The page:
So I do put the students before myself, which is why this class agitates me and throws a red flag out. I just don't think the students are really being challenged.
     
  27. HistoryVA

    HistoryVA Devotee

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    So let me throw this out there. Consider it from the teacher's side. How would she BENEFIT from teaching the same thing 6 times in a row? From making 6 different lessons around the same concept with 6 different activities? What reason would she have for doing this, if not for the sake of the students? Why would she WANT to stay teaching the same thing over and over and over again rather than move forward, like she is for her other classes?

    And- what did she say when you asked her, "Why do the students need 6 lessons on this?"
     
  28. pinkrobots27

    pinkrobots27 Rookie

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    :eek:

    Are you positive you want to be a teacher? Because you sound incredibly unemphatic. It sounds like you need a profession that doesn't involve working with people or at least kids since so many are beneath you.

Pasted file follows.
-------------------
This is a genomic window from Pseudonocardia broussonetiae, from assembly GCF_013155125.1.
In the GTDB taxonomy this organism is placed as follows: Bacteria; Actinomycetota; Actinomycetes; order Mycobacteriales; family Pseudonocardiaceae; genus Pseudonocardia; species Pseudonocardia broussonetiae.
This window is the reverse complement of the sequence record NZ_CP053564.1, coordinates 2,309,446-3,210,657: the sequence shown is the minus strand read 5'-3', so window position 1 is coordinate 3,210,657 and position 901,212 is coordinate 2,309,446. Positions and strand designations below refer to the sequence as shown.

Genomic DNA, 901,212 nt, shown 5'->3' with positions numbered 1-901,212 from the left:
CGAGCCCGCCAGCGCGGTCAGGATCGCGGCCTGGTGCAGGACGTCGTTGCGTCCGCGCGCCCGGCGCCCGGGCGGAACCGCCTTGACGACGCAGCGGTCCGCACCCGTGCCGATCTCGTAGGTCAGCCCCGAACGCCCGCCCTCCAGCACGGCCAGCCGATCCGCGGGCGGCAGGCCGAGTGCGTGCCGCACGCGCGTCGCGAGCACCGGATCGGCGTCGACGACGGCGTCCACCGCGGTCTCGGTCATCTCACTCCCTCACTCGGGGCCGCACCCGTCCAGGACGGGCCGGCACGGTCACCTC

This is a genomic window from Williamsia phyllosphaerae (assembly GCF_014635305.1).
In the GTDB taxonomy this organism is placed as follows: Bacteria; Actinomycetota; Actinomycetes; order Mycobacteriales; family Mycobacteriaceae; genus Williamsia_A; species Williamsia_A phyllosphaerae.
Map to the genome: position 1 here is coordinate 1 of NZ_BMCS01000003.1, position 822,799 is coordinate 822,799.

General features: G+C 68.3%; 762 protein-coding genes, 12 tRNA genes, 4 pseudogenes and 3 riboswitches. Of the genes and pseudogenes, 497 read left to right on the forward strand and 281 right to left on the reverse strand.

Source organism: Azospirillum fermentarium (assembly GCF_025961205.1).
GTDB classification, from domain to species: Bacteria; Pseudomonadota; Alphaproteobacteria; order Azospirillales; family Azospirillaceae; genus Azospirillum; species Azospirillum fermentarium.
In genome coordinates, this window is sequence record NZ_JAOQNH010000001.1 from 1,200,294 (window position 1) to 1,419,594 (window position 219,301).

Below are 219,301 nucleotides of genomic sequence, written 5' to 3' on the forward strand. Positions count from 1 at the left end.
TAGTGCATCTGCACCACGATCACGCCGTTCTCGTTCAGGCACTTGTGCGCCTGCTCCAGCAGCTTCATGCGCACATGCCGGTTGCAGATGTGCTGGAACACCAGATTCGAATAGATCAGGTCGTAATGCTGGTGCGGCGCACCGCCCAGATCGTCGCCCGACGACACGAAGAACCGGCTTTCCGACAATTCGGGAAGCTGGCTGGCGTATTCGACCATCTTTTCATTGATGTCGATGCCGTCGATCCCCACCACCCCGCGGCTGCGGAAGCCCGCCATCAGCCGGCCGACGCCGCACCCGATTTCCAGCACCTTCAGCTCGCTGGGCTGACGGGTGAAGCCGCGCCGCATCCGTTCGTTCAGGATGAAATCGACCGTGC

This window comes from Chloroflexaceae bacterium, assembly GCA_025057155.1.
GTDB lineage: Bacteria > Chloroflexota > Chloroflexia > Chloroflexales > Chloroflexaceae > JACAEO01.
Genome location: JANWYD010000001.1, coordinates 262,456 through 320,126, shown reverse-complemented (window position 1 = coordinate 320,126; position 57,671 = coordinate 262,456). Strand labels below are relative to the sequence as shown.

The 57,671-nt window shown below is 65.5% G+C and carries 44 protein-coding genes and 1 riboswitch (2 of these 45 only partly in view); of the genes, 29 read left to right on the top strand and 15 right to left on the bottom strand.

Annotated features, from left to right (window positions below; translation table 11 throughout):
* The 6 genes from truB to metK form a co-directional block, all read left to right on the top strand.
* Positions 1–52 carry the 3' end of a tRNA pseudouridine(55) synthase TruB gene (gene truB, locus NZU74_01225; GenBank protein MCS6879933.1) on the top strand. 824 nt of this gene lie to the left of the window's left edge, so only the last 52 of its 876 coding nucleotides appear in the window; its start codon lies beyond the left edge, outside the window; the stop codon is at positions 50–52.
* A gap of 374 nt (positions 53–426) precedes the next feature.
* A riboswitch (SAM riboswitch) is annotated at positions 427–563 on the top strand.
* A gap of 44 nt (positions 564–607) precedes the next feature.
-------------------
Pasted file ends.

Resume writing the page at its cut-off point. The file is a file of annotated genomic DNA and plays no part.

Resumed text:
There are a lot of students who struggle with math. It may be because they're intellectually disabled, have a specific learning disability but do well in other subjects or come from low socioeconomic backgrounds. Regardless, you'll always have struggling students in class.

    I urge you to seek another profession. For someone who speaks of his own struggles on a daily basis, you appear to have little to no ability to put yourself in someone else's shoes. That doesn't make for a good teacher.

    :wow::dizzy:
     
  29. SF_Giants66

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    You can urge whatever you like. I don't really think suggesting a profession where someone doesn't have to ever work with people is very sound advice though. It seems as you're just trying to be insulting.
     
  30. MissCeliaB

    MissCeliaB Aficionado